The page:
SOS: Idea Share

SOSWelcome to Spotlight on Strategies Challenge!  Our S.O.S series provides help, tips, and tricks for integrating DE media into your curriculum.

Idea Share
PDF Version

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Summary

Students of all ages need opportunities to learn from one another, share ideas, analyze and synthesize information presented in a variety of formats, and provide constructive feedback to one another. (The Partnership for 21st Century Skills and the Common Core State Standards Anchor Standards) The I.D.E.A. Share strategy provides a framework that helps students accomplish these things in a positive and supportive way. The strategy was specifically designed to help students look at and learn from student-created Discovery Boards but could be easily adapted to fit a variety of other learning situations.

Technique

  • Setup: Find music track to use as students rotate. Ask students to log in and launch their Board Builder projects. Review the I.D.E.A. Share recording sheets and provide copies for students.
  • Play music while students rotate around the classroom.
  • When the music stops, students sit down in the closest chair and read/review resource at that desk. The goal is for them to gain new IDEAs from that resource.
  • Give students 2-3 minutes to complete 1 letter on the IDEA recording sheet (see page 2)
    • I – write about something interesting
    • D – write about something different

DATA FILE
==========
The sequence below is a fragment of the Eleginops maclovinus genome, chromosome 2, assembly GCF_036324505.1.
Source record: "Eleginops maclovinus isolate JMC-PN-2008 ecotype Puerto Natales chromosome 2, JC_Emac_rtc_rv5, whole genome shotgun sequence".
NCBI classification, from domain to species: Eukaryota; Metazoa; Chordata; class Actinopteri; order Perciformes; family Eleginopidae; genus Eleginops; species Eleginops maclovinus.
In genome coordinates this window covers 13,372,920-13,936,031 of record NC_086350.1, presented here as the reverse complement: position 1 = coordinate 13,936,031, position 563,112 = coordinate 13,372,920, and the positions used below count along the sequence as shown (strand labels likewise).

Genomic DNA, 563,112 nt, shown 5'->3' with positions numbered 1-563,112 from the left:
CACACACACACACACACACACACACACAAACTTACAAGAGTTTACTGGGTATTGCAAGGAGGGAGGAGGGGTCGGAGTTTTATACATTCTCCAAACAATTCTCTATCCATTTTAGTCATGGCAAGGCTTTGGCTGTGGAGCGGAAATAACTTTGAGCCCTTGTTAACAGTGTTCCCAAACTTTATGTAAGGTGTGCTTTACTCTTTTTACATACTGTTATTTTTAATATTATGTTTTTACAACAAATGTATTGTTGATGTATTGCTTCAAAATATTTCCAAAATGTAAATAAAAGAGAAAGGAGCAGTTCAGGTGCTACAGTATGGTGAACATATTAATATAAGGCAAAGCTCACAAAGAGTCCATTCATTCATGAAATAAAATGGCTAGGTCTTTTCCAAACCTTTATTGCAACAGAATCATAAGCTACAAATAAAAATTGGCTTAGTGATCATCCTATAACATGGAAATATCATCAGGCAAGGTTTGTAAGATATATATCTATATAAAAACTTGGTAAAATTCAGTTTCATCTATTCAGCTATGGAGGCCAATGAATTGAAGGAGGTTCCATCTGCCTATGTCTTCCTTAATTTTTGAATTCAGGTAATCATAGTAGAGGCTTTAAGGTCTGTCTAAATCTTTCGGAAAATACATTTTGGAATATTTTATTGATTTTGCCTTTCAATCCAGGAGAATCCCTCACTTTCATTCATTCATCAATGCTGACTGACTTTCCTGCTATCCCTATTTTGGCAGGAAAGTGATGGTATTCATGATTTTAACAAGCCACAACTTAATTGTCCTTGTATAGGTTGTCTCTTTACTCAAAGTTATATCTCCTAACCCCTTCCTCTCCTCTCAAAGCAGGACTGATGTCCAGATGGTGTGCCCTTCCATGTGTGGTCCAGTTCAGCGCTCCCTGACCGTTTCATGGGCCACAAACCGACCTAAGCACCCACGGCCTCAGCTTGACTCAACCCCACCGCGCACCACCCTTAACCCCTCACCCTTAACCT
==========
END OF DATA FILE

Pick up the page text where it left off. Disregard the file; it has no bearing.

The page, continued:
• E – write about something exciting
    • A – write about something advanced
  • Ask students to also record whose board they looked at and why chose that letter. Example:  “John’s video about volcanoes was interesting because it showed how first ash erupts and then lava explodes.”
  • Repeat rotation and idea gathering several more times, making sure that students have time to write about what they’re learning on their IDEA recording sheet.
  • After four rotations gather students into a whole group setting. Ask students to share with the class what they saw that was Interesting, Different, Exciting, and Advanced.

Potential Applications

  • Use as a culminating activity after students complete Board Builder projects.
  • Adapt for use with other types of student projects (video, audio or written)
  • Adapt for use with multiple sources of information on the same topic

Special Thanks

  • This strategy is courtesy of DEN STAR Wendy Graham from Balfour Elementary School in Asheboro, NC.

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One Comment;

  1. Dana Johnston said:

    I modeled this lesson in a classroom that had just completed their Board Builders as an end of unit activity. The kids were very engaged and learned a lot from looking at each others boards. The teacher loved that it was easy to use and the kids loved it.

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